3. The crossing is culverted, bridged or otherwise designed to prevent the restriction of, and to withstand, expected high flows and tidal flows, and to prevent the restriction of low flows and the movement of aquatic organisms;
        4. The crossing, including all attendant features, both temporary and permanent, is part of a single and complete project for crossing of a water of the United States; and,
        5. For fills in special aquatic sites, including wetlands, the permittee notifies the district engineer in accordance with the "Notification" general condition. The notification must also include a delineation of affected special aquatic sites, including wetlands.
        Some road fills may be eligible for an exemption from the need for a
        Section 404 permit altogether (see 33 CFR 323.4). Also, where local circumstances indicate the need, district engineers will define the term "expected high flows" for the purpose of establishing applicability of this nationwide permit. (Sections 10 and 404)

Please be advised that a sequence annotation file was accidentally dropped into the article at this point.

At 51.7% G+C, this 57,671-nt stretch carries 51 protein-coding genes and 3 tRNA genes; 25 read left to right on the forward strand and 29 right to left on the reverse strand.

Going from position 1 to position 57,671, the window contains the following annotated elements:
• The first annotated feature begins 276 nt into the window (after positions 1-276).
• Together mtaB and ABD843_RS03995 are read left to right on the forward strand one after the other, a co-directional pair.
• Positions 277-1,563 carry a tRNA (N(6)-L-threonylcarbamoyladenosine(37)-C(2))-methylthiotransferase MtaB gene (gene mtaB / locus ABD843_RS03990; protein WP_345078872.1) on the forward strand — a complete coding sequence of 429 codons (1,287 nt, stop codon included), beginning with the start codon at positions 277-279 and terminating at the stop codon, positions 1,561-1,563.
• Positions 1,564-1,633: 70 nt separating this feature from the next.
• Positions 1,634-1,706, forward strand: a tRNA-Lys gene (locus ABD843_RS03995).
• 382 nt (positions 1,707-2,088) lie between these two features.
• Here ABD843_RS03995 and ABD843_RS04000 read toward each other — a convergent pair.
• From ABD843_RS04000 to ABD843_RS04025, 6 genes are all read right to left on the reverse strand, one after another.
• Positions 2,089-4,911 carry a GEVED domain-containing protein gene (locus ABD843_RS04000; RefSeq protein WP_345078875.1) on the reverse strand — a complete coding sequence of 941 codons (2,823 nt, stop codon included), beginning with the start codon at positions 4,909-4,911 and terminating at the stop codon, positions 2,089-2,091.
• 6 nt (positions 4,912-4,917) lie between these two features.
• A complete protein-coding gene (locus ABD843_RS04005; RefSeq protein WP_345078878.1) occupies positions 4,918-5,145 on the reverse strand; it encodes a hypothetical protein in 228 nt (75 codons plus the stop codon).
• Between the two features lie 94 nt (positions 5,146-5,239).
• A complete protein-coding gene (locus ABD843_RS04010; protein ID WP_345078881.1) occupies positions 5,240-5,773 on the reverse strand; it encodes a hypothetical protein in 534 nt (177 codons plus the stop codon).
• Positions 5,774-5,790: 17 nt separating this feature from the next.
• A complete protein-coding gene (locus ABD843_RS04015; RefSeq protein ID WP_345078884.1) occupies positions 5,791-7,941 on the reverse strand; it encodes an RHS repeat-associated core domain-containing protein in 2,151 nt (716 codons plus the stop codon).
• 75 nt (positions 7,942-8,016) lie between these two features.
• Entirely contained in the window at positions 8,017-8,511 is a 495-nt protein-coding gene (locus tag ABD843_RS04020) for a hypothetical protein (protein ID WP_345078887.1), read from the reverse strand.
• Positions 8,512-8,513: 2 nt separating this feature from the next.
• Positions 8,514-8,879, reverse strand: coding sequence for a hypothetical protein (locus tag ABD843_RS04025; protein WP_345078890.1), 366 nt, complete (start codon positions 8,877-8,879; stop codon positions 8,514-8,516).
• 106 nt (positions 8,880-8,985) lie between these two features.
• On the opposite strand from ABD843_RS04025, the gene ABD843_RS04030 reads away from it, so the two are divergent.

15. U.S. Coast Guard Approved Bridges. Discharges of dredged or fill material incidental to the construction of bridges across navigable waters of the United States, including cofferdams, abutments, foundation seals, piers, and temporary construction and access fills provided such discharges have been authorized by the U.S. Coast Guard as part of the bridge permit. Causeways and approach fills are not included in this nationwide permit and will require an individual or regional Section 404 permit. (Section 404)